Materials and Methods A sample of the Hay Infusion Culture was taken and observed through a microscope and many different types of organisms were found within the sample. A Dichotomous key was used in order to identify different organisms and the characteristics that they embody. A wet mount of known organisms were observed first in order to familiarize ourselves with some of the unicellular organisms that we could see in our sample. The results were recorded. For the serial dilutions, 10 uL of the Hay infusion sample was taken and put through a three series 100 ul dilution with sterile broth. From those dilutions, 100 ul of each of the tubes within the dilution series was transferred into nutrient agar plates. A separate 100 ul of original dilution series was put into a nutrient agar plus tetracycline plate. This was done so that bacteria colonies would grow. The details of this dilution are depicted below. FullSizeRender-1.jpg

Data and Observations Different organisms were living at different levels of our Hay infusion Culture so the lab took samples from the top, the middle, and the bottom. At the top we found Chlamydomnas (10 micrometers), Clopidiunm (50 micrometers), and Paramecium (90 micrometers). At the bottom of the sample we found Peranama (50 micrometers), Chalmydonas (7 micrometers), and Paramecium Caudatum (230 micrometers). In the middle Paramecium bursaria (90 micrometers) were found. One organism that caught the interest of the lab was the Chlamydomnas and its intense flagella that enabled the organism to be very fast and motile. It was difficult to identify the organism because of its speed. Luckily, we caught it as it was taking a breather.

Conclusions and Future Directions From this lab, we can conclude that the diversity of organisms within our transect is very colorful in regards to types of organisms. If our sample were to grow for another two months, we would probably observe a lot more kids of organisms present. We would need a lot of proteasome!

Observation of Volvocine Line and Observing a Niche at Au- January 15th 2015

Purpose: To examine organism diversity as a product of evolution first hand by looking at the Volvocine Line algae group through the microscope. Then, venture out into the natural habitat of these organisms by taking samples of soil from our assigned 20x20 transect. From our samples, we will differentiate between abiotic and biotic components within our niche and create a Hay Infusion Culture for future projects.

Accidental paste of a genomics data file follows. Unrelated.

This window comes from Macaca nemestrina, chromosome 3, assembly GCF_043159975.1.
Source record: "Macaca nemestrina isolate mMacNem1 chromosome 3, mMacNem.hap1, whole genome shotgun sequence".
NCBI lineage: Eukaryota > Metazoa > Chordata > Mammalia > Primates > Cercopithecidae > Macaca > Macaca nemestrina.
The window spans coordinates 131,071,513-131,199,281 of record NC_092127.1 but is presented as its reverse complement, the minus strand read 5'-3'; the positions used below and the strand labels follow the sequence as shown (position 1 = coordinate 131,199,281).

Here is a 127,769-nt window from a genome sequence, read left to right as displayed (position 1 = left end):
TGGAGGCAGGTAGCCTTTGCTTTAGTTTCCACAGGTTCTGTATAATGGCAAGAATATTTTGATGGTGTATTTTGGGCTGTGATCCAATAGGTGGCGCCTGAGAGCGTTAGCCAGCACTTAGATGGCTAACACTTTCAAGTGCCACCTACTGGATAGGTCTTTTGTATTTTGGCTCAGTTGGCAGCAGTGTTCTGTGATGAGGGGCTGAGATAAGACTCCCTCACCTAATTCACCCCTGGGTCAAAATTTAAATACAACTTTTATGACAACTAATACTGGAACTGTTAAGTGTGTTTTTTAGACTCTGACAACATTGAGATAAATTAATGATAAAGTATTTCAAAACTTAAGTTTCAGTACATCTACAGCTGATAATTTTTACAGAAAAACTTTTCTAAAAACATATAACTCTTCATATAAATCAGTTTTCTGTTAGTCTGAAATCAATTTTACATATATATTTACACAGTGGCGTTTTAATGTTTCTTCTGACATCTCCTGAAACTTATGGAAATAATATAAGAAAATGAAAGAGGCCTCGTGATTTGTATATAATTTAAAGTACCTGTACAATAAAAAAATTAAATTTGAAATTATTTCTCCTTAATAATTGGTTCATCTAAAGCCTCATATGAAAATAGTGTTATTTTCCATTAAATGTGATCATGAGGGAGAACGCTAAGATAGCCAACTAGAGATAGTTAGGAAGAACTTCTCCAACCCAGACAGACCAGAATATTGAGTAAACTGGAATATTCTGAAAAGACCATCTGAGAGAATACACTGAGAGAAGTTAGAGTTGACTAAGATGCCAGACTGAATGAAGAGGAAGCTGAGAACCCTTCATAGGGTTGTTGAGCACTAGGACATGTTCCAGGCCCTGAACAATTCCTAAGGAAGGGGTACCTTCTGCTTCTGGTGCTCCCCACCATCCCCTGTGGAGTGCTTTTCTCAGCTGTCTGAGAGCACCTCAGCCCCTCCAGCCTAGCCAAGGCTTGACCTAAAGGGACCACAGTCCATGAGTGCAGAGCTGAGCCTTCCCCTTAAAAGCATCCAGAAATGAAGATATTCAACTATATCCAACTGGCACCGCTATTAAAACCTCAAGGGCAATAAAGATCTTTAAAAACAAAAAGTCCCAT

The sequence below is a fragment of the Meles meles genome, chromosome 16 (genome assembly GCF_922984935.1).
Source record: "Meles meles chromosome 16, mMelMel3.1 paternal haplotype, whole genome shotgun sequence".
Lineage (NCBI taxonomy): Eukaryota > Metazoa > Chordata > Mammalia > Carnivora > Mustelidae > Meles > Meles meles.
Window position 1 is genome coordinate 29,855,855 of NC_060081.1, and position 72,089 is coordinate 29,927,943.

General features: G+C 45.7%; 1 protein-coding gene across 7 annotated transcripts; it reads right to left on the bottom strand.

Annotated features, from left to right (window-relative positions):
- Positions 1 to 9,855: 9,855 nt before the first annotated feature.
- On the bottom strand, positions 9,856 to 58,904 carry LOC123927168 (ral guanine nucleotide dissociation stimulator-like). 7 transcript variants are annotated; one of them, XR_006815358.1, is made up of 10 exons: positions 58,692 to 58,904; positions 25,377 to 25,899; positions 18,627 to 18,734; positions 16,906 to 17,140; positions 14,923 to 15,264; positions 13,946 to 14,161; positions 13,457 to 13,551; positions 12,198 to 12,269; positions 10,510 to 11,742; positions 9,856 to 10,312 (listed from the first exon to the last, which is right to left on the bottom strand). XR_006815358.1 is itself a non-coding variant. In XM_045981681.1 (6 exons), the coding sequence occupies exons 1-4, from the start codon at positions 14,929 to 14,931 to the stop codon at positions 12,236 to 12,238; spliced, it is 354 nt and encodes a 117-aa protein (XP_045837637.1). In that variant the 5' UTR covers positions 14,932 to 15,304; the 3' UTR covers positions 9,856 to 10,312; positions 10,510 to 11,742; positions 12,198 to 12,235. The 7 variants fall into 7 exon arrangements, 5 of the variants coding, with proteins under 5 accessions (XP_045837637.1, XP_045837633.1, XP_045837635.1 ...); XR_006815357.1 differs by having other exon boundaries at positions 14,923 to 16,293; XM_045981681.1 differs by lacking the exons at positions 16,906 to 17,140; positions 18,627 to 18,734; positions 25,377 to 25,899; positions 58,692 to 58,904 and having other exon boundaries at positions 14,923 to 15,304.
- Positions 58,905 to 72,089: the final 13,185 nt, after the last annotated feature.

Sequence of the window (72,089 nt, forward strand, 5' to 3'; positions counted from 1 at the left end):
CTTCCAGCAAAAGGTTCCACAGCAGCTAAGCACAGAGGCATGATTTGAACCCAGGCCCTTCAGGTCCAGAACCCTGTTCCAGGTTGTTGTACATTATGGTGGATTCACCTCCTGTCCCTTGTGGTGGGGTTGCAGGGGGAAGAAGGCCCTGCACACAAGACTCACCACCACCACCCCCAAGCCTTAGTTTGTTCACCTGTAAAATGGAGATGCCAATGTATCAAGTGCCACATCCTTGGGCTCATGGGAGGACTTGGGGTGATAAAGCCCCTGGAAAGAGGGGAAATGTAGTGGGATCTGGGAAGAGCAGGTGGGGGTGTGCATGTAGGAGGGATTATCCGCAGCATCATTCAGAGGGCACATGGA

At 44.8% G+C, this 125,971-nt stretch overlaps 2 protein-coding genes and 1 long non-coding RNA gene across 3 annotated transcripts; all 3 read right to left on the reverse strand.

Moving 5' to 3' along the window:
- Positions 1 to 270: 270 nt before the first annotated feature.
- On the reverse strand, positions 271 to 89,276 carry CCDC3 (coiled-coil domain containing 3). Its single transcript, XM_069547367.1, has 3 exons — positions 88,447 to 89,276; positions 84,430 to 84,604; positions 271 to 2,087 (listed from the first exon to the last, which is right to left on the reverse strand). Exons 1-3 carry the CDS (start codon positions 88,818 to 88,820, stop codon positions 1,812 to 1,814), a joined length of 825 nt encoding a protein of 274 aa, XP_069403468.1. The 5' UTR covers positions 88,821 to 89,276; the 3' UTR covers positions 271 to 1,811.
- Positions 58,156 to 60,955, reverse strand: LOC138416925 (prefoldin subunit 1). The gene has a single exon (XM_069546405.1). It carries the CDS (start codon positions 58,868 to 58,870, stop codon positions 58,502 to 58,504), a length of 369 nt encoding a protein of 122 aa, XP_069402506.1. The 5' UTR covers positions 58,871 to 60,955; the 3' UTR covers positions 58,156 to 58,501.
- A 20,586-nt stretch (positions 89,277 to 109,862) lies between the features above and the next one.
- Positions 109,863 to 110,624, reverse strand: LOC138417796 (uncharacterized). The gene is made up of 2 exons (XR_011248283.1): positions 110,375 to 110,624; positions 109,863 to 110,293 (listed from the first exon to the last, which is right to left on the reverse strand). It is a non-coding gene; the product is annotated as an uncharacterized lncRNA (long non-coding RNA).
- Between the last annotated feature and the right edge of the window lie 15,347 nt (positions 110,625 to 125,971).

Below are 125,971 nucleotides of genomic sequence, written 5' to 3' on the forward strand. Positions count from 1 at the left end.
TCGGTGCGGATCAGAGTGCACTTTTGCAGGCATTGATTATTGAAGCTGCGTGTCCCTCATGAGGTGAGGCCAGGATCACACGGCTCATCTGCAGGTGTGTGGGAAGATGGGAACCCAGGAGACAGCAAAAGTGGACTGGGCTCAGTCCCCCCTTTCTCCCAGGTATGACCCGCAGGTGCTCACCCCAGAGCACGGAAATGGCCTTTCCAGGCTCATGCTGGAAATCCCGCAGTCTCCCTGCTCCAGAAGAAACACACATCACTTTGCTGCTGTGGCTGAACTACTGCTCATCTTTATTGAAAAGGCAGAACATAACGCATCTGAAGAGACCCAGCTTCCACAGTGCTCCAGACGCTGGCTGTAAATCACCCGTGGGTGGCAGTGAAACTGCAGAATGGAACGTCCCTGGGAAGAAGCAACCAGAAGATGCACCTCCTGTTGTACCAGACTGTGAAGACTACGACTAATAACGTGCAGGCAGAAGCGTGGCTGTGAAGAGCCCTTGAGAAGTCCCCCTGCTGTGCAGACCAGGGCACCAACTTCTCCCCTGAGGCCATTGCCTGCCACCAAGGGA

Materials and Methods: As a class, we used Microscopes and hand prepared slides in order to look at the organisms of interest. They were Chlamydomas, Gonium, and Volvox collectively. After recording the number of cells, colony size, specialization, mechanisms of motility, and the status of their gametes we were able to get a sense of the diversity of just one type of organism. With this in mind, the lab journeyed out to our assigned transect and collected aspects of our transects and put it in a tube. This tube was later emptied into a jar along with some milk and water, and saved on a shelf.

Data and Observations: SubstandardFullSizeRender-1.png

This is a sketch of the transect that the sample for the Hay Infusion was taken from. It was a very lush corner of our campus with lots of plants and bushes. Abiotic components consisting of dirt, rocks, snow, a lamp post, and metal signs. Biotic components consisting of trees, ants, bushes, micro organisms, birds.


This is the collected data from the Volvocine Line.

Conclusion and Future Directions: We can conclude that evolution has indeed made our world diverse in the organism realm. In the future, we will look at the Hay infusion Culture and collect samples from it.